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Has there ever been a person who has been canonized as a saint, but later had their sainthood revoked because irrefutable evidence came to light that the person was not the upstanding Christian that everyone thought (perhaps they were an unbeliever or a heretic) or the miracles that were associated with the saint's canonization were determined to be faked?

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There are early saints that have been recognized as likely "pious fables" and therefore removed from the liturgical calendar, but none that have been declared to be outright falsehoods. In the modern times, the Church is much better about authenticating miracles.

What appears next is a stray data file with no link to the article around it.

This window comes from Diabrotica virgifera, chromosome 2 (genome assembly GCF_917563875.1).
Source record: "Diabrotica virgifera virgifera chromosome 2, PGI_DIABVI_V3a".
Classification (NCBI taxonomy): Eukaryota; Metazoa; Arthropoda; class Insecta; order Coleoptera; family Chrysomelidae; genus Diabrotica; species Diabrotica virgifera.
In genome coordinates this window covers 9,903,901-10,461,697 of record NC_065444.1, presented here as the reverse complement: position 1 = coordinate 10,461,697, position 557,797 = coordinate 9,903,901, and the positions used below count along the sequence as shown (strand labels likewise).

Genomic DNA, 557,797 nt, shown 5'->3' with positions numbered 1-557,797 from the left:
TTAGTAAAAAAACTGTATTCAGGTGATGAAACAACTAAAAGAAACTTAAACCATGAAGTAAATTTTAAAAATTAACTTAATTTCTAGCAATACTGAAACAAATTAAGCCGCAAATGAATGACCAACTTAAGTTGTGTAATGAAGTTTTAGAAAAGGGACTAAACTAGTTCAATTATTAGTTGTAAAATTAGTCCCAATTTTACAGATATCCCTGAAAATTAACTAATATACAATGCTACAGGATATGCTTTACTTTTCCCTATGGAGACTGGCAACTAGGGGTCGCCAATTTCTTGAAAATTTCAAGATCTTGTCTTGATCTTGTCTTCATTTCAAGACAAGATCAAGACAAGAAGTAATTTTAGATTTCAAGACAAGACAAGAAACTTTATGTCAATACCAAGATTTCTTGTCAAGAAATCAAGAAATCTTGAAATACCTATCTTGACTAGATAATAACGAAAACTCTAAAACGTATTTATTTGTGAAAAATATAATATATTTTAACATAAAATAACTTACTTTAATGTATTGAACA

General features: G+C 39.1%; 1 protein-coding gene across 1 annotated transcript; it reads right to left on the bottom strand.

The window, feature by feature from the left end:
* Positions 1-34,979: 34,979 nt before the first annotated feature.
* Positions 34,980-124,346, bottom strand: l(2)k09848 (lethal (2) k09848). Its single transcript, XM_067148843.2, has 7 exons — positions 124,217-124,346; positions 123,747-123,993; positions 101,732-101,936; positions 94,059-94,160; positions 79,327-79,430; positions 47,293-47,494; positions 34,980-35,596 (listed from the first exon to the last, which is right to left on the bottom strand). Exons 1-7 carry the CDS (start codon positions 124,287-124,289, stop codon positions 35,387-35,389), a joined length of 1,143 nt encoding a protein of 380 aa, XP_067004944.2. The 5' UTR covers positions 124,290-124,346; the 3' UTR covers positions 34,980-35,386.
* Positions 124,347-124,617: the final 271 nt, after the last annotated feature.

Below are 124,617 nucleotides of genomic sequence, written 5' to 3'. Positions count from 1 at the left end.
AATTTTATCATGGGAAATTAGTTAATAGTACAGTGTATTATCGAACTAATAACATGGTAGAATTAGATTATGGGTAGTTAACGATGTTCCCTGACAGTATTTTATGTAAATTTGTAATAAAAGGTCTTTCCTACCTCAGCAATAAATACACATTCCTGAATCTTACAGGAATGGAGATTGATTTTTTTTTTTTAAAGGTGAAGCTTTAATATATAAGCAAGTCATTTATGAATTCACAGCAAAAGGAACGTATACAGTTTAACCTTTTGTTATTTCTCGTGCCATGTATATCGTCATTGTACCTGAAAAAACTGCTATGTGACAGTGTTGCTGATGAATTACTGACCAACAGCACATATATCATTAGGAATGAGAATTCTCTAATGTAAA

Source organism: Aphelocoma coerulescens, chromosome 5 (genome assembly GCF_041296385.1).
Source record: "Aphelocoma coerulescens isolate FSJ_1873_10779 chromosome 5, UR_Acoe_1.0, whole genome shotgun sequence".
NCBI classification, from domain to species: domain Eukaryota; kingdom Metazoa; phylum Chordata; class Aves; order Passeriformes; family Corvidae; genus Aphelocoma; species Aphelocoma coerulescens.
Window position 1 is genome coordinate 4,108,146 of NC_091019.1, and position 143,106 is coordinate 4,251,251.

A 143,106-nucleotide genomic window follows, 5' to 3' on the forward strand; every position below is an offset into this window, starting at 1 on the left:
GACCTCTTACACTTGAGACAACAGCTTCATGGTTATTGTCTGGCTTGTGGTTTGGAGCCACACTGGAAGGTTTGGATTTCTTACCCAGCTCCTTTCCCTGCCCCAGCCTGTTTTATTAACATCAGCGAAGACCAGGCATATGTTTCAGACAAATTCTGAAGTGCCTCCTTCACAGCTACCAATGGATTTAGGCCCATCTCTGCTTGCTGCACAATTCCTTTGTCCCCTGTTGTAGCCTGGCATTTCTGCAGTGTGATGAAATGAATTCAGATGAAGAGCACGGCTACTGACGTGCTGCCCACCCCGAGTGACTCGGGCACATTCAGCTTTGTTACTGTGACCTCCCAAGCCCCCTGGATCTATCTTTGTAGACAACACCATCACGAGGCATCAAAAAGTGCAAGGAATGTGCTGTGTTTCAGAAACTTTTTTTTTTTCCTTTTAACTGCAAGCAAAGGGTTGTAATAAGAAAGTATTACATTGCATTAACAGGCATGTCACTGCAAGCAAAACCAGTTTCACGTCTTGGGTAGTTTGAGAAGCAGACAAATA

Being a saint simply means existing in Heaven with God. There are certainly many people that have achieved sainthood who are not formally canonized by the Church. Similarly, even if the life events or miracles attributed to an early saint were exaggerated, that does not mean that person is not in Heaven with God, ergo, a saint.

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    Not a bad answer, but it might help if you put in some examples (St Christopher, I think, would be one). – Matt Gutting Mar 21 '17 at 14:30
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  • @MattGutting St. Christopher is still a saint. He is still listed in the Roman Martyrology, but he was simply taken off the General Roman Calendar. – Ken Graham Nov 2 at 23:44

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